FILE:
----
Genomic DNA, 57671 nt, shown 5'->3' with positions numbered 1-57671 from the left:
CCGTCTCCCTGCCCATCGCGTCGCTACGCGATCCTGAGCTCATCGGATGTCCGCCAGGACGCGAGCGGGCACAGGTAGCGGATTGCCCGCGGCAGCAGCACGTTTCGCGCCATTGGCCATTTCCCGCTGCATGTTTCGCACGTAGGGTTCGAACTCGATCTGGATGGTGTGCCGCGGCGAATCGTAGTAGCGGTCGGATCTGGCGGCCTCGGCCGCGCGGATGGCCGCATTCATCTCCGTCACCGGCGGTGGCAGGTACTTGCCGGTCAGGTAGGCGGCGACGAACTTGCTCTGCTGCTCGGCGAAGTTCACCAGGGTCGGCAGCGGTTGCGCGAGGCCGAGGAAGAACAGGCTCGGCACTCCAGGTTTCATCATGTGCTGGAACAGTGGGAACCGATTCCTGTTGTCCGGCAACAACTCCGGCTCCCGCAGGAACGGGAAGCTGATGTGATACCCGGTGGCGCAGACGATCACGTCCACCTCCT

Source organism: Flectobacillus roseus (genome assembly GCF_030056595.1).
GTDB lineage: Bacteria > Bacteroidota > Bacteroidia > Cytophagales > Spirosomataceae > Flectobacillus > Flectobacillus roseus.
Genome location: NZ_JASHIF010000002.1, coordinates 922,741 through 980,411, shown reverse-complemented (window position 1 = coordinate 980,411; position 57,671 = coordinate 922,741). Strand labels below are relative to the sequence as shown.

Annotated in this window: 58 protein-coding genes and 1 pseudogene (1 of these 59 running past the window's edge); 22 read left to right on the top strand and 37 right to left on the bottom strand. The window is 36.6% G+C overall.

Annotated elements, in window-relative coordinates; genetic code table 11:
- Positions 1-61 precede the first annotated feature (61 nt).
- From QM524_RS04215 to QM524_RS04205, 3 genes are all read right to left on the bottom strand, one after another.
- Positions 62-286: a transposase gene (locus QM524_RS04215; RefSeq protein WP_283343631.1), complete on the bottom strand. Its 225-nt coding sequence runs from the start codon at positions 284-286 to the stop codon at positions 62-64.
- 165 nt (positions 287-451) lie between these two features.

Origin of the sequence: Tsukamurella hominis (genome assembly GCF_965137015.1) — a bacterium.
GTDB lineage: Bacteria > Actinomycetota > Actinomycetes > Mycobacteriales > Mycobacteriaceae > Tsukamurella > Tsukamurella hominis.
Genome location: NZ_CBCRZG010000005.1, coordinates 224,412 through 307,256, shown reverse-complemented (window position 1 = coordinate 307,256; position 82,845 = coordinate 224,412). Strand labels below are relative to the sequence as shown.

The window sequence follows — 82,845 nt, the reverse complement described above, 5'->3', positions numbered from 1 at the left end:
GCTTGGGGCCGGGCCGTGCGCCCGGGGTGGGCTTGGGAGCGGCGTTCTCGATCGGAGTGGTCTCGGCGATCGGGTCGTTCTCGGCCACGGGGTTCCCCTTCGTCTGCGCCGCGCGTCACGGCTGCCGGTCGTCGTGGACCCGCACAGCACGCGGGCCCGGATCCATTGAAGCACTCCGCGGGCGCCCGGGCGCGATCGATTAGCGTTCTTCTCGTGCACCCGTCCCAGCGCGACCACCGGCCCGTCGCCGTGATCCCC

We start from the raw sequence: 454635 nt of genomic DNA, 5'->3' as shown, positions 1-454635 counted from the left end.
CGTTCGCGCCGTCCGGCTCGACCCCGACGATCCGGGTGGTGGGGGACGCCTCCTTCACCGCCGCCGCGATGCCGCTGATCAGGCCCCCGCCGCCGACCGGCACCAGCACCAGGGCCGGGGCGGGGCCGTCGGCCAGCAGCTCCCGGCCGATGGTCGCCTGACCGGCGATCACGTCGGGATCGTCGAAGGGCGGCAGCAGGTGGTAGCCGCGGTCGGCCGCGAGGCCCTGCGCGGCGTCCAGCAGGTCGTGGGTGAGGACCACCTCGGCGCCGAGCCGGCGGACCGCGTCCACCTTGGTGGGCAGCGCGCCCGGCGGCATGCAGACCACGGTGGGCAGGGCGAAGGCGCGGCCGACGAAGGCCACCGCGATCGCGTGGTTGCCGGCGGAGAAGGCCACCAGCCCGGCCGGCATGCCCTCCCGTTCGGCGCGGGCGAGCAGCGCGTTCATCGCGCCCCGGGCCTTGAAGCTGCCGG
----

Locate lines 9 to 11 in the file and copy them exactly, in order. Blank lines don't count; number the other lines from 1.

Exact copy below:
- From QM524_RS04215 to QM524_RS04205, 3 genes are all read right to left on the bottom strand, one after another.
- Positions 62-286: a transposase gene (locus QM524_RS04215; RefSeq protein WP_283343631.1), complete on the bottom strand. Its 225-nt coding sequence runs from the start codon at positions 284-286 to the stop codon at positions 62-64.
- 165 nt (positions 287-451) lie between these two features.